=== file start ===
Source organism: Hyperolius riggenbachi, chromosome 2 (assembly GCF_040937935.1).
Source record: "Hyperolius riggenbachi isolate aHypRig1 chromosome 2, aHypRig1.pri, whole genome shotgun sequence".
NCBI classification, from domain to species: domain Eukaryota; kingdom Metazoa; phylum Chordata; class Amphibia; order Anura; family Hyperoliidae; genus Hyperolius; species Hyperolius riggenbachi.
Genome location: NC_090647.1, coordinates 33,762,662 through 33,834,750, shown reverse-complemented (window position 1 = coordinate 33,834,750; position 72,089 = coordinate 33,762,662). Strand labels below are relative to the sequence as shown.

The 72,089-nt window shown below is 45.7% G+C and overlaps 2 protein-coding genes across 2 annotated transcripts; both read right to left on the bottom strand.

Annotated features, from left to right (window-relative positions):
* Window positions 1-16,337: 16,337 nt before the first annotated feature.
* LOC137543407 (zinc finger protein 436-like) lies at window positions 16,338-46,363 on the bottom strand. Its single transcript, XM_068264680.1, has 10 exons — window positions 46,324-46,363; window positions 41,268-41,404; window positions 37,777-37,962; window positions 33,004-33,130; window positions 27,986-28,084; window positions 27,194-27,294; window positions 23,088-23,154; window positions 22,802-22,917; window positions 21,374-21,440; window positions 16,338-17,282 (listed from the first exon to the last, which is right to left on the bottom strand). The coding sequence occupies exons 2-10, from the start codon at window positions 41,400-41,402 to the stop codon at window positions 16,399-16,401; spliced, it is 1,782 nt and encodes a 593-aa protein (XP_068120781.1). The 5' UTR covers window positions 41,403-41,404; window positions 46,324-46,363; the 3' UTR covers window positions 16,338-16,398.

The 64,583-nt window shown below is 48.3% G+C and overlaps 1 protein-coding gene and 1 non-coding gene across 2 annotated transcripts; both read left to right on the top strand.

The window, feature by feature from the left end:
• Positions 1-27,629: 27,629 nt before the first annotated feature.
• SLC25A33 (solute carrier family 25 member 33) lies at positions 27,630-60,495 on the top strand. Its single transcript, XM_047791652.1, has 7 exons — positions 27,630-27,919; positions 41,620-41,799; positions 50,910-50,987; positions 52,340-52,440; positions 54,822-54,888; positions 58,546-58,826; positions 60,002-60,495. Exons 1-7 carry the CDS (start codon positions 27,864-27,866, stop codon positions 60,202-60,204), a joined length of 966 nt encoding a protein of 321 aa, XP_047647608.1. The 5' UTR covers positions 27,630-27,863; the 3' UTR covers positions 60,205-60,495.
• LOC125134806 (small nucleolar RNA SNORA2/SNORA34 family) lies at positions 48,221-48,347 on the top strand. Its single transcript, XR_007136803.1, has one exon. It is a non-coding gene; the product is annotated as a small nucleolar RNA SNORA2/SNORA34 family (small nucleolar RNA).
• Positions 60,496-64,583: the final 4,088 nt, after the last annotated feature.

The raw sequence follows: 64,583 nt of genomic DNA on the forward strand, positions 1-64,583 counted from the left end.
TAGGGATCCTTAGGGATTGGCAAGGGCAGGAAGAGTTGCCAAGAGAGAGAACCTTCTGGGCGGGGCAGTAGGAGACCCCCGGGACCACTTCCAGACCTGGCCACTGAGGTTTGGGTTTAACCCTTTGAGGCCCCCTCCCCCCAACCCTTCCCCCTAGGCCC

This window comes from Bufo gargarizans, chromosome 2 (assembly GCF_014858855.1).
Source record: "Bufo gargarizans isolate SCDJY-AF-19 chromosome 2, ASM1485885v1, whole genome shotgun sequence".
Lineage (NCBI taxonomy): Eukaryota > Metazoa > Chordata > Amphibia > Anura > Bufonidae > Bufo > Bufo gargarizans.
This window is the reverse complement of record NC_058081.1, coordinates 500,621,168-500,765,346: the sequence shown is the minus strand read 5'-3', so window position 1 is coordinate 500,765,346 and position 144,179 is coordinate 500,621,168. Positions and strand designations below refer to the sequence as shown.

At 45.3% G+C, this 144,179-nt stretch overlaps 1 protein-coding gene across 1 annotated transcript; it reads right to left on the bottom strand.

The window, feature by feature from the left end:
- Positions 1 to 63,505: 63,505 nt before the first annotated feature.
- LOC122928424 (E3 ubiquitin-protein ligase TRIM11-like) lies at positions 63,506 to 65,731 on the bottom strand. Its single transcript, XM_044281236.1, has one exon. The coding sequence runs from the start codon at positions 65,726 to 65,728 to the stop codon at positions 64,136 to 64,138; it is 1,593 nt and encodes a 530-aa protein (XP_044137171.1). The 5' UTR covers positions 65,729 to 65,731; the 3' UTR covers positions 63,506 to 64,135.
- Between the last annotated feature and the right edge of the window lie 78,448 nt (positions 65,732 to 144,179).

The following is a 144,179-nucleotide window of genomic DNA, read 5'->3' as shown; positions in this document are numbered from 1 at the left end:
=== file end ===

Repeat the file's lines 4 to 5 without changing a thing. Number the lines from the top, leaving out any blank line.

Genome location: NC_090647.1, coordinates 33,762,662 through 33,834,750, shown reverse-complemented (window position 1 = coordinate 33,834,750; position 72,089 = coordinate 33,762,662). Strand labels below are relative to the sequence as shown.

The 72,089-nt window shown below is 45.7% G+C and overlaps 2 protein-coding genes across 2 annotated transcripts; both read right to left on the bottom strand.